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Before anyone runs out to purchase any used wind turbine parts from a junk yard there are a few facts
that one should know. The ESI 54S's are very reliable machines. They are being removed from their present locations to make room for newer and larger machines. These large machines are virtually useless for a stand alone application. They require connection to the three phase grid for their overspeed protection. The grid provides a rather tremendous load upon these machines matching the turbines rated power output exactly due to the physics involved. In essence one would be required to match the output capabilities of the turbine constantly for safe operation. I can't think of anyone I know who requires a constant 85,000 watts for domestic use. These machines also require the grid to excite the stator windings before power generation can take place.

Imagine a turbine with a 54 ft. rotor diameter flying apart from an overspeed condition. It is not a pretty nor safe event. Anything coming from a junk yard is just that, junk, especially when you don't know what your doing or what to look for. When these machines are torn down they go through very brutal treatment. The most important sub-assemblies "the Hub and Blades" are usually the first to go, the hub for smelting as it is made from cast steel, and the blades for recycled plastics. The demand for these materials is astounding due to the energy savings involved in reprocessing. Smaller turbines such as the Carter 25 might be used for stand alone applications with some modifications. For anyone interested in used wind turbine blades for modification consider Customizing Tips and Reconditioned wind turbines. I would hate to see anyone go to the expense of purchasing one of these used turbines and then have to sell it back for scrap at about $0.21 on the dollar.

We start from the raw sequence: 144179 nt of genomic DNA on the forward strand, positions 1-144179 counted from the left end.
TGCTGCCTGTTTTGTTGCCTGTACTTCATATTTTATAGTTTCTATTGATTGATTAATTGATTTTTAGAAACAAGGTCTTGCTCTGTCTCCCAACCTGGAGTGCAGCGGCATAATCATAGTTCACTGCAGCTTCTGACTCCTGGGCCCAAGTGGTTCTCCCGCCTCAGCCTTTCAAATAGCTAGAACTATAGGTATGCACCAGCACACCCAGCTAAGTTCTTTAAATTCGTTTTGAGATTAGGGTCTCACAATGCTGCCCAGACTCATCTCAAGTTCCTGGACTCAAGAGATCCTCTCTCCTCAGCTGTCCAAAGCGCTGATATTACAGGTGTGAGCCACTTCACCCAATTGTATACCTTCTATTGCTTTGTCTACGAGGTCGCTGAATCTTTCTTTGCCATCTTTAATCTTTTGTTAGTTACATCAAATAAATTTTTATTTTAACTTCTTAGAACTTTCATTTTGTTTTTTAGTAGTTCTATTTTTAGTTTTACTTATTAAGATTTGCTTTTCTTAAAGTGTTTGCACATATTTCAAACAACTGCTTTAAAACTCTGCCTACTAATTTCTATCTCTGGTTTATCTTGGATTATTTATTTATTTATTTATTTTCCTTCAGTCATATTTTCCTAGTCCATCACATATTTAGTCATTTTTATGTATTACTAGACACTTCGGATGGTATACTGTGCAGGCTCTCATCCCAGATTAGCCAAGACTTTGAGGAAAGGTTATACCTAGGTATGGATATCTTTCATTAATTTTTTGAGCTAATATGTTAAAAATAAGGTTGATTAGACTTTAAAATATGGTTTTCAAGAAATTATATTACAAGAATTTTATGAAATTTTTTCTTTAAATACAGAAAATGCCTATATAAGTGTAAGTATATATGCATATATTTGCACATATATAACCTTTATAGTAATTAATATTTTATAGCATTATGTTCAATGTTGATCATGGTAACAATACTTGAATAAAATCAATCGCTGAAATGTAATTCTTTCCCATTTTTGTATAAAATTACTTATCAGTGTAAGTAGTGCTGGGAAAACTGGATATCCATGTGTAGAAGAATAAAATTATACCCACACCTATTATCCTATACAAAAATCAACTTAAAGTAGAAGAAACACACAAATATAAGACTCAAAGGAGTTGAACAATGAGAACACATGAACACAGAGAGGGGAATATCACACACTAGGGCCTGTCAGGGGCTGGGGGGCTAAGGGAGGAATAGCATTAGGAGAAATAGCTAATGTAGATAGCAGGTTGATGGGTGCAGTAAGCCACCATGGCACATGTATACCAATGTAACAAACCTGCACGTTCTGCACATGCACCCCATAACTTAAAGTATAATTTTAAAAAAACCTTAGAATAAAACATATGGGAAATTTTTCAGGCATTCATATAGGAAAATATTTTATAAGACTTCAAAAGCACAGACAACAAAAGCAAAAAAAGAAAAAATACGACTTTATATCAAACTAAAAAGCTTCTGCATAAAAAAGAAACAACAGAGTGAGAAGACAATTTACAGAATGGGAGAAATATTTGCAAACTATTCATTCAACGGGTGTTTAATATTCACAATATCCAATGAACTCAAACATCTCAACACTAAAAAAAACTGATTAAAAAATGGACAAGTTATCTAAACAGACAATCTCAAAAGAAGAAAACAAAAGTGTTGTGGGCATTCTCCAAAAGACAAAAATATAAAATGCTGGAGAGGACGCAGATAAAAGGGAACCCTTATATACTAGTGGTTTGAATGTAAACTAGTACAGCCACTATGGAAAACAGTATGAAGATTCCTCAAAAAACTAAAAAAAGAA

Even if one is offered a very attractive price, there are a lot of logistics involved in the consideration of their usage. It is conceivable that six machines could be used to power a small village or enclave, but you would require very favorable wind conditions and placement for proper operations. If each machine would come with one complete set of replacement blades it would be a dream come true. You might contact the sales department and ask if they include the maintenance and overhaul record of each machine (serial no. contactor hours for each sub assy. etc.). If these records are unavailable, then count on the fact that something is rotten. Most states would require that the owner of such machines have a minimum of $1,000,000.00 in liability insurance per machine and no wind turbine with a rotor diameter larger than 30 ft. be installed closer than 500 ft. to a dwelling. There are just so many logistics involved; check out the laws in your area before considering such an endeavor.

Offered by Jay.